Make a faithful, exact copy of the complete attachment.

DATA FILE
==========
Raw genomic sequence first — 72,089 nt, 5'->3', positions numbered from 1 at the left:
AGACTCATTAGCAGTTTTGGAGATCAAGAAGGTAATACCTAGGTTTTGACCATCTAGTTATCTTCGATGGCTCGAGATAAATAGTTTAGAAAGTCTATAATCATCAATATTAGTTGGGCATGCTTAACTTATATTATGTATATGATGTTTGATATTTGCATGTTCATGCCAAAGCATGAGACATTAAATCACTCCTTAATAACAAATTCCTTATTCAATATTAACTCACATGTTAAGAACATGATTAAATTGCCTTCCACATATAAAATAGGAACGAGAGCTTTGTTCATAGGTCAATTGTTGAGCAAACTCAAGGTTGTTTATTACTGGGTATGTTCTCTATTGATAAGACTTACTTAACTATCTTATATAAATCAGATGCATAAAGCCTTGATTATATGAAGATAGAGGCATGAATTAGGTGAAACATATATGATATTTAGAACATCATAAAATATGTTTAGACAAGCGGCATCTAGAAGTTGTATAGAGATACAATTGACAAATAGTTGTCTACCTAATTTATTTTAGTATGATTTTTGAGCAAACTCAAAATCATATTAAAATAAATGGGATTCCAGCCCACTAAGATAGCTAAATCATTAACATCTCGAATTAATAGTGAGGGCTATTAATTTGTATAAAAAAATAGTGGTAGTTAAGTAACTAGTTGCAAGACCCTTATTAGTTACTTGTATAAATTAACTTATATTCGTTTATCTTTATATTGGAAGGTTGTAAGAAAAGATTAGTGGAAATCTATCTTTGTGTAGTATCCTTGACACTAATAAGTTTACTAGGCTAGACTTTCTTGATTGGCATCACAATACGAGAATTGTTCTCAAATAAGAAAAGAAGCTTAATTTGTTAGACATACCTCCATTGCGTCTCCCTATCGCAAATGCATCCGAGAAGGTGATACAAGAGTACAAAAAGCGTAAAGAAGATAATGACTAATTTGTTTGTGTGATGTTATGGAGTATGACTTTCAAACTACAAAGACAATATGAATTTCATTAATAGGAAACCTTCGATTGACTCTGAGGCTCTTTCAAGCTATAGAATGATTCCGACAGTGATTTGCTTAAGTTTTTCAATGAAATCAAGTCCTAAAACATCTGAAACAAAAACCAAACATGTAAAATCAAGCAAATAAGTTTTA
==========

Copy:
Raw genomic sequence first — 72,089 nt, 5'->3', positions numbered from 1 at the left:
AGACTCATTAGCAGTTTTGGAGATCAAGAAGGTAATACCTAGGTTTTGACCATCTAGTTATCTTCGATGGCTCGAGATAAATAGTTTAGAAAGTCTATAATCATCAATATTAGTTGGGCATGCTTAACTTATATTATGTATATGATGTTTGATATTTGCATGTTCATGCCAAAGCATGAGACATTAAATCACTCCTTAATAACAAATTCCTTATTCAATATTAACTCACATGTTAAGAACATGATTAAATTGCCTTCCACATATAAAATAGGAACGAGAGCTTTGTTCATAGGTCAATTGTTGAGCAAACTCAAGGTTGTTTATTACTGGGTATGTTCTCTATTGATAAGACTTACTTAACTATCTTATATAAATCAGATGCATAAAGCCTTGATTATATGAAGATAGAGGCATGAATTAGGTGAAACATATATGATATTTAGAACATCATAAAATATGTTTAGACAAGCGGCATCTAGAAGTTGTATAGAGATACAATTGACAAATAGTTGTCTACCTAATTTATTTTAGTATGATTTTTGAGCAAACTCAAAATCATATTAAAATAAATGGGATTCCAGCCCACTAAGATAGCTAAATCATTAACATCTCGAATTAATAGTGAGGGCTATTAATTTGTATAAAAAAATAGTGGTAGTTAAGTAACTAGTTGCAAGACCCTTATTAGTTACTTGTATAAATTAACTTATATTCGTTTATCTTTATATTGGAAGGTTGTAAGAAAAGATTAGTGGAAATCTATCTTTGTGTAGTATCCTTGACACTAATAAGTTTACTAGGCTAGACTTTCTTGATTGGCATCACAATACGAGAATTGTTCTCAAATAAGAAAAGAAGCTTAATTTGTTAGACATACCTCCATTGCGTCTCCCTATCGCAAATGCATCCGAGAAGGTGATACAAGAGTACAAAAAGCGTAAAGAAGATAATGACTAATTTGTTTGTGTGATGTTATGGAGTATGACTTTCAAACTACAAAGACAATATGAATTTCATTAATAGGAAACCTTCGATTGACTCTGAGGCTCTTTCAAGCTATAGAATGATTCCGACAGTGATTTGCTTAAGTTTTTCAATGAAATCAAGTCCTAAAACATCTGAAACAAAAACCAAACATGTAAAATCAAGCAAATAAGTTTTA